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British Seniors Open Amateur Championship: Preview

ST ANDREWS, SCOTLAND (August 2, 2005) -- Over the past ten years the Seniors Open Amateur Championship has taken on a decidedly Stars and Stripes bias with American players winning in seven of the last nine years. It is no surprise therefore that a typically strong transatlantic entry will be challenging for the 2005 title at Woburn from 3rd to 5th August over the Duke’s and Duchess courses.

Kemp Richardson, a stockbroker from Southern California, won the 2004 championship at The Berkshire, thus adding to his first title win at Royal Portrush in 2001. He is also the holder of two U.S. Senior titles, winning these in 2001 and 2003 and must start as one of the favourites for this year’s Championship.

Brian Grieve, from Perth, who finished in third place at The Berkshire is again competing and Ian Hutcheon of Monifieth, the Scottish Seniors Champion in 2003 and 2004 will surely one day challenge for the title.

Hutcheon was one of Scotland’s most capped players and represented GB&I in four Walker Cup matches from 1975 to 1981. His first match in 1975 coincided with Charlie Green making his final appearance and while Green, a six times British Champion, will be 73 when the Seniors is played, he remains a fierce competitor capable of ‘holding his own’ with any of the ‘younger’ seniors.

Many former winners of the title are competing including Ray Smethurst of England, the winner in 2003, American Joel Hirsch the winner in 1996 and 2000 and David Lane, the champion in 1998 at Western Gailes.

Compared to most championship layouts, the Duke’s and Duchess courses are youngsters by comparison, having only been in existence since the 1970’s.

Both have hosted top championships over the years, particularly on the European Tour and it was at the Duke’s Course between 1979 and 1994 that Greg Norman, Seve Ballesteros and Nick Faldo among others lifted the British Masters crown.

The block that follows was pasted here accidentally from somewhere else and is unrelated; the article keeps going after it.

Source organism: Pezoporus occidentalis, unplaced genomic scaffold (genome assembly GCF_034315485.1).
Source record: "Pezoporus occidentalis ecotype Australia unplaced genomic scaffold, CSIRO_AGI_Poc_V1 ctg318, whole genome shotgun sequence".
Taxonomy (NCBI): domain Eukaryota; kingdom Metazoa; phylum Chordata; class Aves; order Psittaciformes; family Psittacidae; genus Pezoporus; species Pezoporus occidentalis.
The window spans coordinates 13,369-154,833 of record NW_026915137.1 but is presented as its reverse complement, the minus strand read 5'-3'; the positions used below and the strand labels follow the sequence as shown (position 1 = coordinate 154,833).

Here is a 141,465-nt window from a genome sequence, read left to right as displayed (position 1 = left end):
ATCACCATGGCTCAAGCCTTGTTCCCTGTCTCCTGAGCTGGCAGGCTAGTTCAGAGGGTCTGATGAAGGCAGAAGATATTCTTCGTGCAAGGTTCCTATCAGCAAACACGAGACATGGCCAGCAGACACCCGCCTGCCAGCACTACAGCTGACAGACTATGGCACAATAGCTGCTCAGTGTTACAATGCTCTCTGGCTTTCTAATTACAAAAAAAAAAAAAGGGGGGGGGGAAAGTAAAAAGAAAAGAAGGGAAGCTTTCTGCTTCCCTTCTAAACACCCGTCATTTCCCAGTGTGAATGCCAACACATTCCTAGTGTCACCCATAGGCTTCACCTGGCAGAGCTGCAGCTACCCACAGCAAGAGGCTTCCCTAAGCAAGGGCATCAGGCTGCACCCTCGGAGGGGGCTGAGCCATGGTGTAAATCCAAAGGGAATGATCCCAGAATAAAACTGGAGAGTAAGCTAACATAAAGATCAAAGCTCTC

Both courses demand accuracy off the tee with testing par 4’s through stands of pine and birch augmented with par 3’s that are deceptive in their difficulty.

252 players each play one round on Wednesday 3rd and Thursday 4th August after which the leading 50 players and ties play a further 18 holes on Friday over the Duke’s course.

ABOUT THE British Senior Amateur

The British Amateur, called the "Seniors Amateur Championship" in the United Kingdom, was launched by The R&A in 1969 to help select a Great Britain & Ireland side to play in the World Senior Amateur Team Championship. Though the British Amateur, played for the first time at Formby, was an instant success, the team event did not survive beyond 1969. Charlie Green has been the most successful player in the history of the event, winning six times in seven years beginning in 1988. Like the U.S. Senior Amateur, players must be over the age of 55 to play. Notable courses played over the years include Royal County Down, Royal Portrush, Royal Aberdeen, and Walton Heath.

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